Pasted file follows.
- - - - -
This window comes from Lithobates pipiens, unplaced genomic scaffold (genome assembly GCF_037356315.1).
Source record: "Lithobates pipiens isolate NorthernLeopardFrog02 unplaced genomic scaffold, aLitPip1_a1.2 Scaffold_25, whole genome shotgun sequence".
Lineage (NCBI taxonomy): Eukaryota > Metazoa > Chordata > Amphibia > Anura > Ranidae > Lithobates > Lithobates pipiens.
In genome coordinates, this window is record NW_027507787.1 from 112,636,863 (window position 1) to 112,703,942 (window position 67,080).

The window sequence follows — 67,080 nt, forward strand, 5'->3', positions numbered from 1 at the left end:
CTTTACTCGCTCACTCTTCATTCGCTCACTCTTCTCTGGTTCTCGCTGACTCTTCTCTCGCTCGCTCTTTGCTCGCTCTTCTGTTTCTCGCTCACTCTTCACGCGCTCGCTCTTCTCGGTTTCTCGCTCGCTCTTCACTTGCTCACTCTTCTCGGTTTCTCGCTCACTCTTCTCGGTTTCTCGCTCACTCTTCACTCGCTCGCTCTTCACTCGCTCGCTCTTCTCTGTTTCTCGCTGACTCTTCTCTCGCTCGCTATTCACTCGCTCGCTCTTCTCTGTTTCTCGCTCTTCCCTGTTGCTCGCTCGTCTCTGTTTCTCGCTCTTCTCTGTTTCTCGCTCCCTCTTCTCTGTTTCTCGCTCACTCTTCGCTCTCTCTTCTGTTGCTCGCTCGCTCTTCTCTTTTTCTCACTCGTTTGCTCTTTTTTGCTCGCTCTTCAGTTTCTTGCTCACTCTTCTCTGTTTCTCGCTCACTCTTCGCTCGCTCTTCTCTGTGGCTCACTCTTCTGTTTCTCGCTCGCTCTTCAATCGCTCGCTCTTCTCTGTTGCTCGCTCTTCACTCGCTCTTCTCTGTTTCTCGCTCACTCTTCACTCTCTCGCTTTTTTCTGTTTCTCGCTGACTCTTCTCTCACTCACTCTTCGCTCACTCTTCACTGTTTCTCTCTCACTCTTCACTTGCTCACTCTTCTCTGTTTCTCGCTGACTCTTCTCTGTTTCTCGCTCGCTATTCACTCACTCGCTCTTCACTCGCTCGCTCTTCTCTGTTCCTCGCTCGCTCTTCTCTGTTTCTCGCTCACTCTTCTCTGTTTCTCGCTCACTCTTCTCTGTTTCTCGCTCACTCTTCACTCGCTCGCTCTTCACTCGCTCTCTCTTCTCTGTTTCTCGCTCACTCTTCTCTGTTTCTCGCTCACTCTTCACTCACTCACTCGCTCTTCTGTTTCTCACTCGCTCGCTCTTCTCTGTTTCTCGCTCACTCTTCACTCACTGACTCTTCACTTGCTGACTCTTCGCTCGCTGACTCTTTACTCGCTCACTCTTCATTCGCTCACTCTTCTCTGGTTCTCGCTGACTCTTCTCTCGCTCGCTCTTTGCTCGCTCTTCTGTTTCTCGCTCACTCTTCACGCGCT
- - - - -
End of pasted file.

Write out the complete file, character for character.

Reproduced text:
This window comes from Lithobates pipiens, unplaced genomic scaffold (genome assembly GCF_037356315.1).
Source record: "Lithobates pipiens isolate NorthernLeopardFrog02 unplaced genomic scaffold, aLitPip1_a1.2 Scaffold_25, whole genome shotgun sequence".
Lineage (NCBI taxonomy): Eukaryota > Metazoa > Chordata > Amphibia > Anura > Ranidae > Lithobates > Lithobates pipiens.
In genome coordinates, this window is record NW_027507787.1 from 112,636,863 (window position 1) to 112,703,942 (window position 67,080).

The window sequence follows — 67,080 nt, forward strand, 5'->3', positions numbered from 1 at the left end:
CTTTACTCGCTCACTCTTCATTCGCTCACTCTTCTCTGGTTCTCGCTGACTCTTCTCTCGCTCGCTCTTTGCTCGCTCTTCTGTTTCTCGCTCACTCTTCACGCGCTCGCTCTTCTCGGTTTCTCGCTCGCTCTTCACTTGCTCACTCTTCTCGGTTTCTCGCTCACTCTTCTCGGTTTCTCGCTCACTCTTCACTCGCTCGCTCTTCACTCGCTCGCTCTTCTCTGTTTCTCGCTGACTCTTCTCTCGCTCGCTATTCACTCGCTCGCTCTTCTCTGTTTCTCGCTCTTCCCTGTTGCTCGCTCGTCTCTGTTTCTCGCTCTTCTCTGTTTCTCGCTCCCTCTTCTCTGTTTCTCGCTCACTCTTCGCTCTCTCTTCTGTTGCTCGCTCGCTCTTCTCTTTTTCTCACTCGTTTGCTCTTTTTTGCTCGCTCTTCAGTTTCTTGCTCACTCTTCTCTGTTTCTCGCTCACTCTTCGCTCGCTCTTCTCTGTGGCTCACTCTTCTGTTTCTCGCTCGCTCTTCAATCGCTCGCTCTTCTCTGTTGCTCGCTCTTCACTCGCTCTTCTCTGTTTCTCGCTCACTCTTCACTCTCTCGCTTTTTTCTGTTTCTCGCTGACTCTTCTCTCACTCACTCTTCGCTCACTCTTCACTGTTTCTCTCTCACTCTTCACTTGCTCACTCTTCTCTGTTTCTCGCTGACTCTTCTCTGTTTCTCGCTCGCTATTCACTCACTCGCTCTTCACTCGCTCGCTCTTCTCTGTTCCTCGCTCGCTCTTCTCTGTTTCTCGCTCACTCTTCTCTGTTTCTCGCTCACTCTTCTCTGTTTCTCGCTCACTCTTCACTCGCTCGCTCTTCACTCGCTCTCTCTTCTCTGTTTCTCGCTCACTCTTCTCTGTTTCTCGCTCACTCTTCACTCACTCACTCGCTCTTCTGTTTCTCACTCGCTCGCTCTTCTCTGTTTCTCGCTCACTCTTCACTCACTGACTCTTCACTTGCTGACTCTTCGCTCGCTGACTCTTTACTCGCTCACTCTTCATTCGCTCACTCTTCTCTGGTTCTCGCTGACTCTTCTCTCGCTCGCTCTTTGCTCGCTCTTCTGTTTCTCGCTCACTCTTCACGCGCT